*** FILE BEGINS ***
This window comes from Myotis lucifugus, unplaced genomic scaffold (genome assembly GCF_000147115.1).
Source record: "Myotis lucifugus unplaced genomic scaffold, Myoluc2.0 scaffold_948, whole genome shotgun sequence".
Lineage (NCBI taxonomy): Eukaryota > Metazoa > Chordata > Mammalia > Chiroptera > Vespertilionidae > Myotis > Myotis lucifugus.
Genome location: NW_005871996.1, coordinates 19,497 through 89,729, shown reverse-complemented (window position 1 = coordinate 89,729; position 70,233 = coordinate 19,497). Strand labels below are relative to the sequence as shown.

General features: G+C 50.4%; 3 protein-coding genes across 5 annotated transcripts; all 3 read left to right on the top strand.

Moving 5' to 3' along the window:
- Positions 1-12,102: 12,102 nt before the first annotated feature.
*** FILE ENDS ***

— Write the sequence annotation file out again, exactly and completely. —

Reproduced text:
This window comes from Myotis lucifugus, unplaced genomic scaffold (genome assembly GCF_000147115.1).
Source record: "Myotis lucifugus unplaced genomic scaffold, Myoluc2.0 scaffold_948, whole genome shotgun sequence".
Lineage (NCBI taxonomy): Eukaryota > Metazoa > Chordata > Mammalia > Chiroptera > Vespertilionidae > Myotis > Myotis lucifugus.
Genome location: NW_005871996.1, coordinates 19,497 through 89,729, shown reverse-complemented (window position 1 = coordinate 89,729; position 70,233 = coordinate 19,497). Strand labels below are relative to the sequence as shown.

General features: G+C 50.4%; 3 protein-coding genes across 5 annotated transcripts; all 3 read left to right on the top strand.

Moving 5' to 3' along the window:
- Positions 1-12,102: 12,102 nt before the first annotated feature.